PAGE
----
Antiplatelet therapy in patients with coronary artery disease

Harsh Patel, Neal S. Kleiman

Research output: Chapter in Book/Report/Conference proceedingChapter

Abstract

Treatment with aspirin has been a cornerstone of acute therapy and of secondary prevention for patients with active coronary artery disease, and in particular those with acute myocardial infarction, acute coronary syndromes, and those undergoing either percutaneous or surgical revascularization. Studies within the past decade have highlighted the added benefit of treatment with antagonists of P2Y12 among those with acute coronary syndromes and those undergoing percutaneous revascularization. The optimal duration of treatment appears to be at least 15 months after the onset of the acute coronary syndrome or 30 months for patients who undergo intracoronary implantation of a drug eluting stent, however studies with newer generation stents in selected patients have indicated that shorter durations may well be acceptable. For patients who also have a need for an oral anticoagulant, particularly those with atrial fibrillation or with mechanical prosthetic heart valves, the anti-platelet drug regimen is much less clear. Clinical trials of new regimens in this situation continue to evolve and have indicated that prolonged duration of a triple drug regimen (oral anticoagulant, aspirin, and a P2Y12 antagonist) is associated with an increased risk of hemorrhage, and that a regimen that excludes aspirin may be acceptable.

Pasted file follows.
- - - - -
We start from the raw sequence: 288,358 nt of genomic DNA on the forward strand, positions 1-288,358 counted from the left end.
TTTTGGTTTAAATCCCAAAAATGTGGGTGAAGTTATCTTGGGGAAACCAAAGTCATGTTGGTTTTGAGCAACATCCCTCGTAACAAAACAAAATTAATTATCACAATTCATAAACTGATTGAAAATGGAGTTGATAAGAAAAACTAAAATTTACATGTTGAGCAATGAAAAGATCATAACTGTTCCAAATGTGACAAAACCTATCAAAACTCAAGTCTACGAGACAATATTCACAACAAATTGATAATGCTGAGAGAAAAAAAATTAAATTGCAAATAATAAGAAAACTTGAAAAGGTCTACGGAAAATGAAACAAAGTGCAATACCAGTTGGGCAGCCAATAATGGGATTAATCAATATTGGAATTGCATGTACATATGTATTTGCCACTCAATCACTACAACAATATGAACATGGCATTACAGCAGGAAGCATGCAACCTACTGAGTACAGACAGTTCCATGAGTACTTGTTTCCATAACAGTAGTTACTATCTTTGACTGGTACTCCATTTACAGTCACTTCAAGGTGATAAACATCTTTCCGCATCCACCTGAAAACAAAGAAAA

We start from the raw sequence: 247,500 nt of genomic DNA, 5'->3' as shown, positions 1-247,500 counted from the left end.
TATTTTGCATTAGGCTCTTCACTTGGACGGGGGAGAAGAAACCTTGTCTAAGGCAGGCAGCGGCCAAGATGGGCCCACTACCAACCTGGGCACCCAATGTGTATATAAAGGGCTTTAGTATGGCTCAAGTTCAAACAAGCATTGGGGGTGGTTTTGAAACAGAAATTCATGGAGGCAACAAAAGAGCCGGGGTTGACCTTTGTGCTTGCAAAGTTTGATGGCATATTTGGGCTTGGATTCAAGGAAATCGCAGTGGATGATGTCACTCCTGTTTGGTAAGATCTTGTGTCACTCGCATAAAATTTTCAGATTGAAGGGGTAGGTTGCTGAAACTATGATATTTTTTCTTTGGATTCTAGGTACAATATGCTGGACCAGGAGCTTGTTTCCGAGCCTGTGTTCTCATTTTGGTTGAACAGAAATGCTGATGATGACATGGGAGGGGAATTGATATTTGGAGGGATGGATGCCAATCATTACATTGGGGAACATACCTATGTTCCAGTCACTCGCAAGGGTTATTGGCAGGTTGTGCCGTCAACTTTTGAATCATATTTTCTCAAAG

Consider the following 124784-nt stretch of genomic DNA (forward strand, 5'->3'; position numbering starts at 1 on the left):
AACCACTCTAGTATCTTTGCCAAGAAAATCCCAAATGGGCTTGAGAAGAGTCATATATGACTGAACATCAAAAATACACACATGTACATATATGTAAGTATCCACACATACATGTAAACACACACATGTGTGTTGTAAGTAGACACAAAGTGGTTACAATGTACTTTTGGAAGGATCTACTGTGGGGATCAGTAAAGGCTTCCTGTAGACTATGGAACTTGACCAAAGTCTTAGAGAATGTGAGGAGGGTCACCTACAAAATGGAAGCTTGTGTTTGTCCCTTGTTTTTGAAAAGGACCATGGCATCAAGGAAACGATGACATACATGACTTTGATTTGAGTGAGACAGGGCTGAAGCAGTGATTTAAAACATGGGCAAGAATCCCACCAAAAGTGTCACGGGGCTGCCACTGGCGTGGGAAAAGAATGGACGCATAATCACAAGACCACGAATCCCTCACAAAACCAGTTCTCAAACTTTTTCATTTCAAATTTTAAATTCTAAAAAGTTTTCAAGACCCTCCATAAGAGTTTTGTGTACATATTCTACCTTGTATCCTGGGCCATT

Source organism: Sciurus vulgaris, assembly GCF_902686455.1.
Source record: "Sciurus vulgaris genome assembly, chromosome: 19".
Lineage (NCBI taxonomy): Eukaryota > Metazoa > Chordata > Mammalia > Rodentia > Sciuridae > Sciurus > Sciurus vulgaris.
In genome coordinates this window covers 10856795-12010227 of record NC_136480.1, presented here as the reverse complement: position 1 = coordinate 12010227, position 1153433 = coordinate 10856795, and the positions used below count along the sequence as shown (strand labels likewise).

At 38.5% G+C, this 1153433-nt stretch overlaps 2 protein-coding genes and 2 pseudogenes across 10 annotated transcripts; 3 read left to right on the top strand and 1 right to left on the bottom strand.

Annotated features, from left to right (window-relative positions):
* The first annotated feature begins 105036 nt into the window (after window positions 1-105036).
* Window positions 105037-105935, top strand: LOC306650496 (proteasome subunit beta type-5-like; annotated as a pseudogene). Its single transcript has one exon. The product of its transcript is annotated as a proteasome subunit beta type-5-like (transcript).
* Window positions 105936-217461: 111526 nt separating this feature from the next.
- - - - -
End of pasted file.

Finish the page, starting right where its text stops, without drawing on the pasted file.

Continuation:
Original languageEnglish (US)
Title of host publicationPlatelets in Thrombotic and Non-Thrombotic Disorders
Subtitle of host publicationPathophysiology, Pharmacology and Therapeutics: an Update
PublisherSpringer International Publishing
Pages1361-1371
Number of pages11
ISBN (Electronic)9783319474625
ISBN (Print)9783319474601
DOIs
StatePublished - Mar 8 2017

ASJC Scopus subject areas

  • Medicine(all)
  • Pharmacology, Toxicology and Pharmaceutics(all)
  • Biochemistry, Genetics and Molecular Biology(all)

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